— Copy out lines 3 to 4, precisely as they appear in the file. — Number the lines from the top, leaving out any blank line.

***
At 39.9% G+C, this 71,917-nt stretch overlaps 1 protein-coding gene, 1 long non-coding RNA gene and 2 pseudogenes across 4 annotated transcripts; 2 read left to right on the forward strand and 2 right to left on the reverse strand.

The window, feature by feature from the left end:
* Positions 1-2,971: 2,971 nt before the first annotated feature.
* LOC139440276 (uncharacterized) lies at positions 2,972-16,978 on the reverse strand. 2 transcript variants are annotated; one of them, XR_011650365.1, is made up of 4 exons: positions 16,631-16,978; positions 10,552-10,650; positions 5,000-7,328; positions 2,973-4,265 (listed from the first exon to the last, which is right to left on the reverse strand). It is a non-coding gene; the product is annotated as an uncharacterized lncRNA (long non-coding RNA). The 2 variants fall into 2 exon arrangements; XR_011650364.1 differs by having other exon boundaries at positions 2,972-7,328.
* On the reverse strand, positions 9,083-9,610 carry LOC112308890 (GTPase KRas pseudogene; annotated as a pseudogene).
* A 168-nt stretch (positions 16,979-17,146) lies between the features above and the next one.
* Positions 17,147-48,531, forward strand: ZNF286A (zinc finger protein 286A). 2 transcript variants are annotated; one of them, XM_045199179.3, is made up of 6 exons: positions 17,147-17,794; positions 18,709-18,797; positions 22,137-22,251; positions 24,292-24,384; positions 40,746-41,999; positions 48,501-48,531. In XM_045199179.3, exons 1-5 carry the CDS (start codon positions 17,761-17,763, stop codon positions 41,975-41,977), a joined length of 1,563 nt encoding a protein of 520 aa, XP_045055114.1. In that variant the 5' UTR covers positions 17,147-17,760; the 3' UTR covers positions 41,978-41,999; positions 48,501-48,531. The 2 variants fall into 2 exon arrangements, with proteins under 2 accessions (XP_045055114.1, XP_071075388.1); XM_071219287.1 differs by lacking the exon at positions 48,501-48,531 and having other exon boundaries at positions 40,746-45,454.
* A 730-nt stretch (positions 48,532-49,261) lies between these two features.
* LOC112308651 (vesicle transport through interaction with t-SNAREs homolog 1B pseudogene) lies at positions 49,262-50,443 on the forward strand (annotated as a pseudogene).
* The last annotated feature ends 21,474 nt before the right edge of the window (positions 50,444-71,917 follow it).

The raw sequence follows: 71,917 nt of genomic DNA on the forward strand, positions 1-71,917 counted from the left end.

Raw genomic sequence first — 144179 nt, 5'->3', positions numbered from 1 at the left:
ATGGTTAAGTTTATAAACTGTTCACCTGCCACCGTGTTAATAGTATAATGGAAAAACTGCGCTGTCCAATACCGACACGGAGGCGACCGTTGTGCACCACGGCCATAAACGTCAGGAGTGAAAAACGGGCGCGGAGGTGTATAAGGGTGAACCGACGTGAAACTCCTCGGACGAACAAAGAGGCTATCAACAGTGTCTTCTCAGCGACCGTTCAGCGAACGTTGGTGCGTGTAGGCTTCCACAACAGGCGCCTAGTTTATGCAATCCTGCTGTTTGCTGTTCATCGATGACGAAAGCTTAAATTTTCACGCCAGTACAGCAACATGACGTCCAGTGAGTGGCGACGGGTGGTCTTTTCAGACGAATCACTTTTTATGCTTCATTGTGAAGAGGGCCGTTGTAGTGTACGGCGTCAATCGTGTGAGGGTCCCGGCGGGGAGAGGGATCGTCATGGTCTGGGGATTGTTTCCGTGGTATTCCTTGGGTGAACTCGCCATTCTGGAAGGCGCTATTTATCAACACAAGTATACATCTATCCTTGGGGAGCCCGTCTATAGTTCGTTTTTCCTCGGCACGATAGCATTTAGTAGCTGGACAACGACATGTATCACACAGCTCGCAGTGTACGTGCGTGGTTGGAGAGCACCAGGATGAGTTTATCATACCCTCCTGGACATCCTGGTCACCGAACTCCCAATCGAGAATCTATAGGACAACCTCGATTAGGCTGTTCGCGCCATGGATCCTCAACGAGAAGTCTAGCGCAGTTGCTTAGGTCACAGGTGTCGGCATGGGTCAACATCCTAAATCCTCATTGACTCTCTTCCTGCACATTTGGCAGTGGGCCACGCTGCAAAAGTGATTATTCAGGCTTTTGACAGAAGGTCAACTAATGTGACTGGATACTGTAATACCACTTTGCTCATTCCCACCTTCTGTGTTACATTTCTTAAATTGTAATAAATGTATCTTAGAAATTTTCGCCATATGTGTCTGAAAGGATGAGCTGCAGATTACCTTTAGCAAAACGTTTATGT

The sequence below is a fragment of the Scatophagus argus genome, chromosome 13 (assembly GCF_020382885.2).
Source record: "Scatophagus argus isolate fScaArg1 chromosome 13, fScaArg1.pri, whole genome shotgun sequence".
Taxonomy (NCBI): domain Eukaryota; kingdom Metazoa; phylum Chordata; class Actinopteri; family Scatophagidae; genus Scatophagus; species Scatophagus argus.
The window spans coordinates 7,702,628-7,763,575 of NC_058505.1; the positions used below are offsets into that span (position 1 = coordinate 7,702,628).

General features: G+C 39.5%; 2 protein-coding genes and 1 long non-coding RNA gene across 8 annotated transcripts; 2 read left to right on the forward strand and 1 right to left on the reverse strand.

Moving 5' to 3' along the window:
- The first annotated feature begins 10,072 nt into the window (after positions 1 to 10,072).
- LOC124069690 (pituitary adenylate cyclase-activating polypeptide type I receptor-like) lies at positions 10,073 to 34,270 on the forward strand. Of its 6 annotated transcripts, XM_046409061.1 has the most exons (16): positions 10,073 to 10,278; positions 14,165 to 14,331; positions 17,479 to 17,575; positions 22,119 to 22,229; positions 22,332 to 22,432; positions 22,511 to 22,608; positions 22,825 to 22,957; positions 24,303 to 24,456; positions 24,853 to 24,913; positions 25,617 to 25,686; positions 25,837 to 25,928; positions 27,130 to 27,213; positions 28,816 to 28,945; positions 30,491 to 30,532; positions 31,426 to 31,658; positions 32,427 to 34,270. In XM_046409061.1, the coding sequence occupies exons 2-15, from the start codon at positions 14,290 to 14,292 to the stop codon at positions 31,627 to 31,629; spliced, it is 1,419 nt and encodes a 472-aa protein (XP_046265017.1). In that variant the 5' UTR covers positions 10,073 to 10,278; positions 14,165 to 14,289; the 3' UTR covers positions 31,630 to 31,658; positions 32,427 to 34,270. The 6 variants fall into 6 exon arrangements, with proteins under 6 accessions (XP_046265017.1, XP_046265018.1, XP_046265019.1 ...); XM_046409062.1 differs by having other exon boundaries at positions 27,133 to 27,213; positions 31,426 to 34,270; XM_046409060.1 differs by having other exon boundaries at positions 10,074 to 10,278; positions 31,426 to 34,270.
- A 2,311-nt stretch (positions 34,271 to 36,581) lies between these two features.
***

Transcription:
* Positions 1-2,971: 2,971 nt before the first annotated feature.
* LOC139440276 (uncharacterized) lies at positions 2,972-16,978 on the reverse strand. 2 transcript variants are annotated; one of them, XR_011650365.1, is made up of 4 exons: positions 16,631-16,978; positions 10,552-10,650; positions 5,000-7,328; positions 2,973-4,265 (listed from the first exon to the last, which is right to left on the reverse strand). It is a non-coding gene; the product is annotated as an uncharacterized lncRNA (long non-coding RNA). The 2 variants fall into 2 exon arrangements; XR_011650364.1 differs by having other exon boundaries at positions 2,972-7,328.